Qualcomm Quick Charge 5 vs USB Power Delivery: What's the Difference

Qualcomm Quick Charge 5 vs USB Power Delivery: What’s the Difference

Qualcomm’s Quick Charge has undergone several iterations, with Quick Charge 5 announced in mid-2020. This popular charging standard will bring massive charging prowess to the table, and it’s something to watch out for. Another fast growing charging standard is USB Power Delivery, or USB-PD, as it’s commonly known. This brings a variable voltage to the table and can go up to 20V. This brings us to an important question. How is charging technology different from each other?

That’s what we’ll find in this article today as we pit the new Qualcomm Quick Charge 5 against USB power delivery.

What is the Difference Between Qualcomm Quick Charge and USB Power Delivery

Before we get into the intricacies of the two charging standards, let’s first see what fast charging is.

Simply put, fast charging technology works by increasing the power and thereby increasing the charging speed. Therefore, any phone adapter that supplies more than 9W (5V x 1.8A) can be considered fast charging.

As you might have guessed, both charging standards deliver well above the 9W of power required for fast charging. If we are talking about QC, the first iteration provided a total power of 10V (5V x 2A). Since then, there have been several iterations, with Qualcomm Quick Charge 5 being the last. He passed the Qualcomm Quick Charge 4+.

Snapdragon Quickcharge4 5 for 5 Function 1

Qualcomm Quickcharge 4+

The limitation of Qualcomm Quick Charge is that it was available on smartphones with Qualcomm chipsets. For example, QC 4+ is available on the premium Snapdragon mobile platforms. From now on, QC 3.0 has made its way to budget devices.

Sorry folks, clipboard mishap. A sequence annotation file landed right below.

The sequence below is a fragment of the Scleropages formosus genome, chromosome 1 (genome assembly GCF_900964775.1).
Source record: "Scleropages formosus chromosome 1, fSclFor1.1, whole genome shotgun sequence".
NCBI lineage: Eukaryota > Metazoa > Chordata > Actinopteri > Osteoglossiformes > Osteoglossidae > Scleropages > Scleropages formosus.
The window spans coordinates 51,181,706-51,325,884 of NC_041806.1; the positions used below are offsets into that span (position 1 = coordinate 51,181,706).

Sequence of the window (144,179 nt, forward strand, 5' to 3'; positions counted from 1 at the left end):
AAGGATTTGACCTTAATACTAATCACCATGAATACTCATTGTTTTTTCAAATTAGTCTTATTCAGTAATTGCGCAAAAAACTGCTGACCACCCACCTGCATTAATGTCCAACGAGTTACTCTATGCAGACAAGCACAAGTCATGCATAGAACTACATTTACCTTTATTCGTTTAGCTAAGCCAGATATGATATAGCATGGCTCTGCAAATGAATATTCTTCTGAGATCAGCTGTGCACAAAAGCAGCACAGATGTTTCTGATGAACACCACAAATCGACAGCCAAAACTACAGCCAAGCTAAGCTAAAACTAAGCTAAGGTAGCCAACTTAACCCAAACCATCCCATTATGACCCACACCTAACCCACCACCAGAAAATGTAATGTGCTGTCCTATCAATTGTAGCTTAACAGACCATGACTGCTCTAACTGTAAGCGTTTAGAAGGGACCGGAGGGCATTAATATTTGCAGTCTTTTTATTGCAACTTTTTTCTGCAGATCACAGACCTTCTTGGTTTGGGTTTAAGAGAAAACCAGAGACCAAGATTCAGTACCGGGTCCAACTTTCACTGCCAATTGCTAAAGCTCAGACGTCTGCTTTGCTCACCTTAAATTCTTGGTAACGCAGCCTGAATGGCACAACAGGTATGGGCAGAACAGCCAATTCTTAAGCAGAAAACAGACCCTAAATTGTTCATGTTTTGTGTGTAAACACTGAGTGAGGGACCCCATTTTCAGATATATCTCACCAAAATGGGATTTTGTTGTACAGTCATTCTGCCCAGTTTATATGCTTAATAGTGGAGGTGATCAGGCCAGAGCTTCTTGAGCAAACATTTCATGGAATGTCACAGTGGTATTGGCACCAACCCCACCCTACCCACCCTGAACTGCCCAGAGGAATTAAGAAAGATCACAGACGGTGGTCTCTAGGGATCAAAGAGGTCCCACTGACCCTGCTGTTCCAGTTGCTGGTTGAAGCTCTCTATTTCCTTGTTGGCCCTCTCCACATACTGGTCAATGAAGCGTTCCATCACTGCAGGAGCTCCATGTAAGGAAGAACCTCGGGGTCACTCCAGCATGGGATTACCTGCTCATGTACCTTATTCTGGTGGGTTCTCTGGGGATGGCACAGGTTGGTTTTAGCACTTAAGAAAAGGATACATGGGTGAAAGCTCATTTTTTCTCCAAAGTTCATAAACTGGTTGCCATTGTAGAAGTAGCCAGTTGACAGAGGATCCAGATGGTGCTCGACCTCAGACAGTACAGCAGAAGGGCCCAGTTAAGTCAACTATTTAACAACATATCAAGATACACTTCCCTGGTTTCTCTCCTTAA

Unlike this, USB Power Delivery was introduced by the USB Implementers Forum (USB-IF), and it doesn’t need any special chips to work. It works over a standard USB-C connection, and this approach gives it a huge advantage. Power Delivery or PD power starts at 7.5W and can reach 100W.


Here the main variable is voltage and the increase in charging power is directly proportional to the voltage supplied. It starts at 5V and goes as far as 20V.

The maximum voltage of 100W is obtained by combining a voltage of 20V and a power of 5A. Although it works via USB, it still requires specialized connectors and cables for full support. The technology was released around 2012, and now PD 3.0, the third revision.

The current PD 3.0 allows for broader power negotiations or power rules. The power is divided into four categories: 7.5 W,> 15 W,> 27 W and> 45 W.

The operation of USB Power Delivery is quite simple. Each time you plug in a compatible phone, the adapter and the phone negotiate a power contract and determine how much power is needed to charge that phone. At the same time, the phone will only draw power according to its rated value to exclude any damage due to overheating or overloading.

Top 4 power strips with USB C and PD for fast charging anker1st

The Anker PowerStrip Pad has a 30W PD port

For example, if you connect a Google Pixel (rated at 18W) to a 45W wall adapter, the charger will only provide the 18W of power (this too for a fraction of the time) and not beyond. However, if you plug a Chromebook or MacBook Air into the same adapter and with compatible USB-C cables, said device would pull out the 45W needed.

Apple was one of the early adopters of this technology and you can find it on iPhones, iPads, and even MacBooks.

What does Quick Charge 5 offer

So what does Quick Charge 5 or QC 5 bring to the table? As stated earlier, it can provide up to four times more energy than today.

Unlike the generation prior to QC 4.0, the charging standard has now adopted the USB-PD Programmable Power Supply (PPS). If you should know, the old iterations used Qualcomm’s proprietary power negotiation protocol.